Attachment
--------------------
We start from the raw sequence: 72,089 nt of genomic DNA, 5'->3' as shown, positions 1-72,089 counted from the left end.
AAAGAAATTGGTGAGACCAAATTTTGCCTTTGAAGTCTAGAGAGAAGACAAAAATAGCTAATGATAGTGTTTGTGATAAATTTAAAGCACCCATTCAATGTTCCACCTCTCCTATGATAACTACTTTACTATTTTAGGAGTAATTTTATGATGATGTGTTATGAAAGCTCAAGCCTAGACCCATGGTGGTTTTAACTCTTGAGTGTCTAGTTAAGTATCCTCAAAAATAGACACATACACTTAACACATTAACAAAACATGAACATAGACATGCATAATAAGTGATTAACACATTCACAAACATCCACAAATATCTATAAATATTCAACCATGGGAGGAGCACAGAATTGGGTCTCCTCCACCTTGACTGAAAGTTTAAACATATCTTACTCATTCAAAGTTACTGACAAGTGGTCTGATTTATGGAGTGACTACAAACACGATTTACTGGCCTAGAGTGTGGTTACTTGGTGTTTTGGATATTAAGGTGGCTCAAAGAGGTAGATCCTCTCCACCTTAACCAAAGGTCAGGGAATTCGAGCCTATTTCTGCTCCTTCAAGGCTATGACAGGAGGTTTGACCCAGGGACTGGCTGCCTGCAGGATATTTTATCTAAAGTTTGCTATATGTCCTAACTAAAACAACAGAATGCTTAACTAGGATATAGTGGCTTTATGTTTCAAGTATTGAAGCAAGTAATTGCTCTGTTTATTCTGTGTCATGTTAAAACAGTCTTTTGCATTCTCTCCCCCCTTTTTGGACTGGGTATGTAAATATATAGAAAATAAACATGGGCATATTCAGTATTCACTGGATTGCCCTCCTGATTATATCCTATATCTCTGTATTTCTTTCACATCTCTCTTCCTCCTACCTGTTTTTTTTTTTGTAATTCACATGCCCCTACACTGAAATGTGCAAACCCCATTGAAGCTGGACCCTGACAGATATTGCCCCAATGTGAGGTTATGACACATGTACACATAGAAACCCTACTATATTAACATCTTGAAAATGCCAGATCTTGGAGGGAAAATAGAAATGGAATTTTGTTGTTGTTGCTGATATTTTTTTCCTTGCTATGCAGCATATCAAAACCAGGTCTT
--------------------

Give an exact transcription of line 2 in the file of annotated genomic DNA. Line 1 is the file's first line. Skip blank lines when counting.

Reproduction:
AAAGAAATTGGTGAGACCAAATTTTGCCTTTGAAGTCTAGAGAGAAGACAAAAATAGCTAATGATAGTGTTTGTGATAAATTTAAAGCACCCATTCAATGTTCCACCTCTCCTATGATAACTACTTTACTATTTTAGGAGTAATTTTATGATGATGTGTTATGAAAGCTCAAGCCTAGACCCATGGTGGTTTTAACTCTTGAGTGTCTAGTTAAGTATCCTCAAAAATAGACACATACACTTAACACATTAACAAAACATGAACATAGACATGCATAATAAGTGATTAACACATTCACAAACATCCACAAATATCTATAAATATTCAACCATGGGAGGAGCACAGAATTGGGTCTCCTCCACCTTGACTGAAAGTTTAAACATATCTTACTCATTCAAAGTTACTGACAAGTGGTCTGATTTATGGAGTGACTACAAACACGATTTACTGGCCTAGAGTGTGGTTACTTGGTGTTTTGGATATTAAGGTGGCTCAAAGAGGTAGATCCTCTCCACCTTAACCAAAGGTCAGGGAATTCGAGCCTATTTCTGCTCCTTCAAGGCTATGACAGGAGGTTTGACCCAGGGACTGGCTGCCTGCAGGATATTTTATCTAAAGTTTGCTATATGTCCTAACTAAAACAACAGAATGCTTAACTAGGATATAGTGGCTTTATGTTTCAAGTATTGAAGCAAGTAATTGCTCTGTTTATTCTGTGTCATGTTAAAACAGTCTTTTGCATTCTCTCCCCCCTTTTTGGACTGGGTATGTAAATATATAGAAAATAAACATGGGCATATTCAGTATTCACTGGATTGCCCTCCTGATTATATCCTATATCTCTGTATTTCTTTCACATCTCTCTTCCTCCTACCTGTTTTTTTTTTTGTAATTCACATGCCCCTACACTGAAATGTGCAAACCCCATTGAAGCTGGACCCTGACAGATATTGCCCCAATGTGAGGTTATGACACATGTACACATAGAAACCCTACTATATTAACATCTTGAAAATGCCAGATCTTGGAGGGAAAATAGAAATGGAATTTTGTTGTTGTTGCTGATATTTTTTTCCTTGCTATGCAGCATATCAAAACCAGGTCTT